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Managing the Modern Workplace
V&E International Labor & Employment Resources

Has New York Become the New California for Employment Law?

In the last year, the Empire State has begun to give the Golden State some serious competition for being the most pro-employee state in the Union. Earlier this summer, for example, I wrote about New York’s new laws to address harassment in the workplace. Last week, Governor Cuomo signed two additional bills that expanded New York’s equal pay law.

Much like the federal Equal Pay Act, New York’s equal pay law previously only addressed pay inequity based on sex. The new law now prohibits pay differentials based on other protected classes including age, race, national origin, disability, sexual orientation and familial status or any other status protected under the New York State Human Rights Law.

But perhaps the most significant change in New York’s equal pay law is that it lowered the burden of proof from the requirement to show that an employee’s job is “substantially equal” to the job of a higher-paid colleague to only having to prove that they perform “substantially similar work” for less pay. Employers can still defend against such claims by showing that there are non-discriminatory reasons for the pay differentials such as seniority, merit, geography, quantity or quality of work, or an employee’s education, training, or experience.

New York state employers are also now prohibited from making inquiries about a job applicant’s salary history or relying on an applicant’s salary history when deciding whether to offer an applicant a job or setting an employee’s history. While applicants can voluntarily disclose their salaries when negotiating with a prospective employer, employers will need to be very careful because the applicant may later deny that the disclosure was voluntary. New York City law has prohibited such inquiries since 2017.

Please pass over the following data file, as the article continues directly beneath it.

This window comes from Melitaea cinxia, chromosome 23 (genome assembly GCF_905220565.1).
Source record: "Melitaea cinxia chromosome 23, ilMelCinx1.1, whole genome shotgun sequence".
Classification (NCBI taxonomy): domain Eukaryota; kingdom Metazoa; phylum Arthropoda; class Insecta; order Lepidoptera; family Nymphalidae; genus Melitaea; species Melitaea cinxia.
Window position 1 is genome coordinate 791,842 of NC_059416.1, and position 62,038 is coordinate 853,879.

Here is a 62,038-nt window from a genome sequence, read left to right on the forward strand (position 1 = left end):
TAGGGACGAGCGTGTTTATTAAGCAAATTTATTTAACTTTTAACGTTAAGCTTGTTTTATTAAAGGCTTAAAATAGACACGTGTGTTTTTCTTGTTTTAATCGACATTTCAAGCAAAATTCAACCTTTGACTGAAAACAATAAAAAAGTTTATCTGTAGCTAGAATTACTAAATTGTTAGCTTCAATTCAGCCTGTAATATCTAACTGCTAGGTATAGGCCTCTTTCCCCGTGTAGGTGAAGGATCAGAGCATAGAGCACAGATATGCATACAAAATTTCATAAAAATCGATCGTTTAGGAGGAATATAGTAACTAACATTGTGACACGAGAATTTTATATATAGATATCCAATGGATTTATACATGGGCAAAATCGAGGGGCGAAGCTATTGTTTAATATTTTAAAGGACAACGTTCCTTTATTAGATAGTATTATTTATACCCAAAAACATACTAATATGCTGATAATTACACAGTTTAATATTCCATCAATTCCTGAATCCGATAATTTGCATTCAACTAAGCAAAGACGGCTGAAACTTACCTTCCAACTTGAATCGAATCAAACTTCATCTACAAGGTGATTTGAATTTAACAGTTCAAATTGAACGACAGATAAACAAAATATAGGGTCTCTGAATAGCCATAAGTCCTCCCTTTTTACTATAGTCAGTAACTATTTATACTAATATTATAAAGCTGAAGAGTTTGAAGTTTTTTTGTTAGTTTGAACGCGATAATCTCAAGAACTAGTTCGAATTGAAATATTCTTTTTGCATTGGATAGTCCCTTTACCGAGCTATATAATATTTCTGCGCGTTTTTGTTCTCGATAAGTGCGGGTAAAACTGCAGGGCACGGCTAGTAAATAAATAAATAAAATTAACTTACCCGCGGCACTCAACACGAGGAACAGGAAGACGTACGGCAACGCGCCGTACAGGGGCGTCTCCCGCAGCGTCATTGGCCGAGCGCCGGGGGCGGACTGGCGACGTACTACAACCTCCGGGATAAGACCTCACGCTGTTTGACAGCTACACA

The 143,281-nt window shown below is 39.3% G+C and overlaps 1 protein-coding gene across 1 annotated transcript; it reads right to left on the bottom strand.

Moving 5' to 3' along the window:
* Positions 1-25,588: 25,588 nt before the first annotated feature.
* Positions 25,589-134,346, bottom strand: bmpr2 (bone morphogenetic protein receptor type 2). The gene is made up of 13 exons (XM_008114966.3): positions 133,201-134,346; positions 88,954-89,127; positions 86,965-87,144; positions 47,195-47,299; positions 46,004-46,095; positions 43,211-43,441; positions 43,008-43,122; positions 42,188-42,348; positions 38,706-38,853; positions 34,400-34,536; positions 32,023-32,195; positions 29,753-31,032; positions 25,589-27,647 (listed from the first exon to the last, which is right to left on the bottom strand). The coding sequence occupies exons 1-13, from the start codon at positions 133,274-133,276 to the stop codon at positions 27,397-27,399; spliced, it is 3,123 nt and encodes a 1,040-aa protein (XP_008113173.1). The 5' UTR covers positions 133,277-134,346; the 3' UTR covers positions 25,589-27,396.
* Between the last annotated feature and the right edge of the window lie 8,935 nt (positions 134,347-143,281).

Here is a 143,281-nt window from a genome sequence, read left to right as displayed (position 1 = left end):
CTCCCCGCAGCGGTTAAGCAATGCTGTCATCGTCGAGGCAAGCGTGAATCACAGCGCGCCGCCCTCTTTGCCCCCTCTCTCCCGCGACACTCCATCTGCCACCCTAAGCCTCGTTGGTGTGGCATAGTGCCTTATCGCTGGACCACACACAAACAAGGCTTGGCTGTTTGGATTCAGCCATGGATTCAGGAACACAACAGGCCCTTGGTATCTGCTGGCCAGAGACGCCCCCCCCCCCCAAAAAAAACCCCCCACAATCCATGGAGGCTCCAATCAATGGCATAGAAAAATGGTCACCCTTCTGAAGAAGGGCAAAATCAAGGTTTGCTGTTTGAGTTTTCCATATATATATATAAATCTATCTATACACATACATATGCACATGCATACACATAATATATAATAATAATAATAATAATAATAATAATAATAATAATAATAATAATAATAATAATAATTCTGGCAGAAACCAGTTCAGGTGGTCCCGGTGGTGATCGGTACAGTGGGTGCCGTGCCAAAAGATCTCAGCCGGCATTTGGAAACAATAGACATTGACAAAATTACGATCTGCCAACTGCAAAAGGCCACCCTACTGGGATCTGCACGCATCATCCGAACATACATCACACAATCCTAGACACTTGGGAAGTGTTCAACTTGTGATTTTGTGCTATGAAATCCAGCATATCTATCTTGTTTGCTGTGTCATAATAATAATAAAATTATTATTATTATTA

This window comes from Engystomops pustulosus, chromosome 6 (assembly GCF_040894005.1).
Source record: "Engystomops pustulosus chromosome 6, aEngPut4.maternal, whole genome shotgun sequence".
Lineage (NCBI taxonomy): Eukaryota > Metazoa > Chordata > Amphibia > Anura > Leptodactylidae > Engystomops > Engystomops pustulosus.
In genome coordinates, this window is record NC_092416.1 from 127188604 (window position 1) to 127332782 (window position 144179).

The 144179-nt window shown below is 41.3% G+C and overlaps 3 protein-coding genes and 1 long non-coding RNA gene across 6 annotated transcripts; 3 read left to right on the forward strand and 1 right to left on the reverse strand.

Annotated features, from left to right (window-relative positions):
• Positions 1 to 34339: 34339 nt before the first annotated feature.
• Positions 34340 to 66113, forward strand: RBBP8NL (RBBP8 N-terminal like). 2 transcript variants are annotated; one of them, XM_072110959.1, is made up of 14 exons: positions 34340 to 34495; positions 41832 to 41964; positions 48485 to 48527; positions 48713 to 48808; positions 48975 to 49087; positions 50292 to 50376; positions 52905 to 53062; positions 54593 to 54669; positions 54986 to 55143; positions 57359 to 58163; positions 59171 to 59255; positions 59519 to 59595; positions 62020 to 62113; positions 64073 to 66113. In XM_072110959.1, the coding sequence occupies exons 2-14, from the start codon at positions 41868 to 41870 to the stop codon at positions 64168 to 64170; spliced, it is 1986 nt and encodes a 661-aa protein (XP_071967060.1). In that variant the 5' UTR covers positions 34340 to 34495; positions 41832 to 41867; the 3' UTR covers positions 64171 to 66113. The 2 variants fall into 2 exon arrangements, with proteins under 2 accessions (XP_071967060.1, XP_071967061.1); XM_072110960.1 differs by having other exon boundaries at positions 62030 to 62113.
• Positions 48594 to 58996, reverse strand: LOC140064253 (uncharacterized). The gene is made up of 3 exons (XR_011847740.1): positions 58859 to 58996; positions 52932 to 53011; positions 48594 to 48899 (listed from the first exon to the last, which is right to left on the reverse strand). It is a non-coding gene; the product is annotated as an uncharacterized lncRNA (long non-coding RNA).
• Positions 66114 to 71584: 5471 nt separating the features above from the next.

Most would probably agree that California still retains the title of the most employee-friendly state in the nation, especially when one considers California’s very generous and complicated break and overtime laws. Nevertheless, New York has definitely earned the title for being the second most employee-friendly state in the nation.

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Author

Christopher V. Bacon

Christopher V. Bacon Counsel

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